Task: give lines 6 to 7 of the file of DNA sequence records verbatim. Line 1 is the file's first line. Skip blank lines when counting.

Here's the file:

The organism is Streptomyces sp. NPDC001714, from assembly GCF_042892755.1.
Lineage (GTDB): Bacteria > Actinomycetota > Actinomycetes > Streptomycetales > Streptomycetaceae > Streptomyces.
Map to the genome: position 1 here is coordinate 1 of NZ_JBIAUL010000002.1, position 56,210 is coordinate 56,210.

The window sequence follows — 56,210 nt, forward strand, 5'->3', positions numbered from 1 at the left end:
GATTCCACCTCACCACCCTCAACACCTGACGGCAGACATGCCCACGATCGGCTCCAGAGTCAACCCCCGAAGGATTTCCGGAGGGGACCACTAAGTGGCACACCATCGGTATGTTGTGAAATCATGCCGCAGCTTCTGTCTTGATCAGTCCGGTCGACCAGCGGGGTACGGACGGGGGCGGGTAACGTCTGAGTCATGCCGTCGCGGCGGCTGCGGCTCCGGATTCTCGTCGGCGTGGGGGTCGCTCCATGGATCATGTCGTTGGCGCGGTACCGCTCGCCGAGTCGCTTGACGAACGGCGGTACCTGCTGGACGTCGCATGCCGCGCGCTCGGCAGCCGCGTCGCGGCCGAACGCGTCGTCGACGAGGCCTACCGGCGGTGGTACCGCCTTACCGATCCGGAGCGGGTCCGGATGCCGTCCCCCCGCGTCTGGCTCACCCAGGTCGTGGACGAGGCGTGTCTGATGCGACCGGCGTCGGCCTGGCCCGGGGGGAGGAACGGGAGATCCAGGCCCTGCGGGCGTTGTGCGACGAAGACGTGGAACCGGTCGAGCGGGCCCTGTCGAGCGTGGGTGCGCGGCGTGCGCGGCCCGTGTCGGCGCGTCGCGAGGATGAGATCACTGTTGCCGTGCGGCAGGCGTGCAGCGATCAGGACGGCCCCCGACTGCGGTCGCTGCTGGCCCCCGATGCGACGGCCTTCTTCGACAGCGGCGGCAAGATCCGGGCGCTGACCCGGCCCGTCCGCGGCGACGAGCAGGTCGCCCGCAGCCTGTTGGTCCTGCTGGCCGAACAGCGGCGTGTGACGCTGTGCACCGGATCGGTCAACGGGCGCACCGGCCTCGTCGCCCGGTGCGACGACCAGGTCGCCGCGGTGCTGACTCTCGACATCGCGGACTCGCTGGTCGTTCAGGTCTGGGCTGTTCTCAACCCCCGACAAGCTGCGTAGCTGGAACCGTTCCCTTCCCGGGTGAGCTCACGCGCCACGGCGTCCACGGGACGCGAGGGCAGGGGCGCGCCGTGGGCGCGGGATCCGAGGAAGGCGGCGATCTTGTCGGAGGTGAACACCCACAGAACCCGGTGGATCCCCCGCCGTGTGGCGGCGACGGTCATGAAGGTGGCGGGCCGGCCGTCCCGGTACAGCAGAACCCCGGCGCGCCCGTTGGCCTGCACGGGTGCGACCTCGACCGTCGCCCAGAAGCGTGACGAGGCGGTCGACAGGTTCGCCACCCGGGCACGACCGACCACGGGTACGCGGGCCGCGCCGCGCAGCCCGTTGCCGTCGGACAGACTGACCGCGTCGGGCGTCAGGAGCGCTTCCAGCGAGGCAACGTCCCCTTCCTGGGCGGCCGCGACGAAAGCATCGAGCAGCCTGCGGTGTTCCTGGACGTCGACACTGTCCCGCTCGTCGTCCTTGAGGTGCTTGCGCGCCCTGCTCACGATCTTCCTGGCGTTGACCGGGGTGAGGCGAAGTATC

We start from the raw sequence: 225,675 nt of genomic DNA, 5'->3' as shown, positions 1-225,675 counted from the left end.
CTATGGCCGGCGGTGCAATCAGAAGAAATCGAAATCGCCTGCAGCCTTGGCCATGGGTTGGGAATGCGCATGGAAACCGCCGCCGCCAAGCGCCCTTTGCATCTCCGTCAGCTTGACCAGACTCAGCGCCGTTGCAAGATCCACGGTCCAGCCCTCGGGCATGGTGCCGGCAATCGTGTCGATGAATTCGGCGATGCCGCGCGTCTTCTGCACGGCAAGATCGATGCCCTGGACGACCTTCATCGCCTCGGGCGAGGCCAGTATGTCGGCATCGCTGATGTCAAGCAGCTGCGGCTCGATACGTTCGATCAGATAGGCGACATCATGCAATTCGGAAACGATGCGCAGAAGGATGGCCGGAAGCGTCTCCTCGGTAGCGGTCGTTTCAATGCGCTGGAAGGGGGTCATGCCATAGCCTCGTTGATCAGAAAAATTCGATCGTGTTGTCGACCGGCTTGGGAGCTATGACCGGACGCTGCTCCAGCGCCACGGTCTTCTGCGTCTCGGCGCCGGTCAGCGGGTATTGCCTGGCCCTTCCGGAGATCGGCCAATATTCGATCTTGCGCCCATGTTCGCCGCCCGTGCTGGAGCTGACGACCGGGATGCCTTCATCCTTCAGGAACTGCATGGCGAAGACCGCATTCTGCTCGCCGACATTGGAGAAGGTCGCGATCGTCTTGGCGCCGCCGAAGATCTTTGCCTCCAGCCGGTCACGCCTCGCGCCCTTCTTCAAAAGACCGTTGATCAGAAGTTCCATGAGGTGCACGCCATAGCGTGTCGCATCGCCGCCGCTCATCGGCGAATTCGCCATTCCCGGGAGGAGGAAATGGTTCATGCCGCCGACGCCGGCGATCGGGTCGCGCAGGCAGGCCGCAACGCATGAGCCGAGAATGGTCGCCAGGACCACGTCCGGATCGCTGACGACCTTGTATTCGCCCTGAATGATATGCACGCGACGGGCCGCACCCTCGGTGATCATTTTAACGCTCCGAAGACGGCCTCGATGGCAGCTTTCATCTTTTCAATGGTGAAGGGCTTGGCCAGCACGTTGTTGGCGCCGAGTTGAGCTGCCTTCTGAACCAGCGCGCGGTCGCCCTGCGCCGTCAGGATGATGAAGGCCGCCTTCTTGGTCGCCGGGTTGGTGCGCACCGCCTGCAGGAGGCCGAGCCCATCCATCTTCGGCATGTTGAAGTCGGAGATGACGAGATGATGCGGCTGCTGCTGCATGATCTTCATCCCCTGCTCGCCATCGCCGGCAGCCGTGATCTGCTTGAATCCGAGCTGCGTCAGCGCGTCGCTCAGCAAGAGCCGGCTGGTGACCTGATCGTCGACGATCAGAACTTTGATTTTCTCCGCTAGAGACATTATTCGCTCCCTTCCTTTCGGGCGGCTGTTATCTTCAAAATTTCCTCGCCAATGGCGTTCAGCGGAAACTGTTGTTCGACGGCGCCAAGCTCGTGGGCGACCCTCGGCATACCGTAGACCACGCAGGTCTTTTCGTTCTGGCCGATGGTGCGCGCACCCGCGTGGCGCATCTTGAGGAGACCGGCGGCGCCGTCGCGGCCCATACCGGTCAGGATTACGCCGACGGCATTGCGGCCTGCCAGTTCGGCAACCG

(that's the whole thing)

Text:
We start from the raw sequence: 225,675 nt of genomic DNA, 5'->3' as shown, positions 1-225,675 counted from the left end.
CTATGGCCGGCGGTGCAATCAGAAGAAATCGAAATCGCCTGCAGCCTTGGCCATGGGTTGGGAATGCGCATGGAAACCGCCGCCGCCAAGCGCCCTTTGCATCTCCGTCAGCTTGACCAGACTCAGCGCCGTTGCAAGATCCACGGTCCAGCCCTCGGGCATGGTGCCGGCAATCGTGTCGATGAATTCGGCGATGCCGCGCGTCTTCTGCACGGCAAGATCGATGCCCTGGACGACCTTCATCGCCTCGGGCGAGGCCAGTATGTCGGCATCGCTGATGTCAAGCAGCTGCGGCTCGATACGTTCGATCAGATAGGCGACATCATGCAATTCGGAAACGATGCGCAGAAGGATGGCCGGAAGCGTCTCCTCGGTAGCGGTCGTTTCAATGCGCTGGAAGGGGGTCATGCCATAGCCTCGTTGATCAGAAAAATTCGATCGTGTTGTCGACCGGCTTGGGAGCTATGACCGGACGCTGCTCCAGCGCCACGGTCTTCTGCGTCTCGGCGCCGGTCAGCGGGTATTGCCTGGCCCTTCCGGAGATCGGCCAATATTCGATCTTGCGCCCATGTTCGCCGCCCGTGCTGGAGCTGACGACCGGGATGCCTTCATCCTTCAGGAACTGCATGGCGAAGACCGCATTCTGCTCGCCGACATTGGAGAAGGTCGCGATCGTCTTGGCGCCGCCGAAGATCTTTGCCTCCAGCCGGTCACGCCTCGCGCCCTTCTTCAAAAGACCGTTGATCAGAAGTTCCATGAGGTGCACGCCATAGCGTGTCGCATCGCCGCCGCTCATCGGCGAATTCGCCATTCCCGGGAGGAGGAAATGGTTCATGCCGCCGACGCCGGCGATCGGGTCGCGCAGGCAGGCCGCAACGCATGAGCCGAGAATGGTCGCCAGGACCACGTCCGGATCGCTGACGACCTTGTATTCGCCCTGAATGATATGCACGCGACGGGCCGCACCCTCGGTGATCATTTTAACGCTCCGAAGACGGCCTCGATGGCAGCTTTCATCTTTTCAATGGTGAAGGGCTTGGCCAGCACGTTGTTGGCGCCGAGTTGAGCTGCCTTCTGAACCAGCGCGCGGTCGCCCTGCGCCGTCAGGATGATGAAGGCCGCCTTCTTGGTCGCCGGGTTGGTGCGCACCGCCTGCAGGAGGCCGAGCCCATCCATCTTCGGCATGTTGAAGTCGGAGATGACGAGATGATGCGGCTGCTGCTGCATGATCTTCATCCCCTGCTCGCCATCGCCGGCAGCCGTGATCTGCTTGAATCCGAGCTGCGTCAGCGCGTCGCTCAGCAAGAGCCGGCTGGTGACCTGATCGTCGACGATCAGAACTTTGATTTTCTCCGCTAGAGACATTATTCGCTCCCTTCCTTTCGGGCGGCTGTTATCTTCAAAATTTCCTCGCCAATGGCGTTCAGCGGAAACTGTTGTTCGACGGCGCCAAGCTCGTGGGCGACCCTCGGCATACCGTAGACCACGCAGGTCTTTTCGTTCTGGCCGATGGTGCGCGCACCCGCGTGGCGCATCTTGAGGAGACCGGCGGCGCCGTCGCGGCCCATACCGGTCAGGATTACGCCGACGGCATTGCGGCCTGCCAGTTCGGCAACCG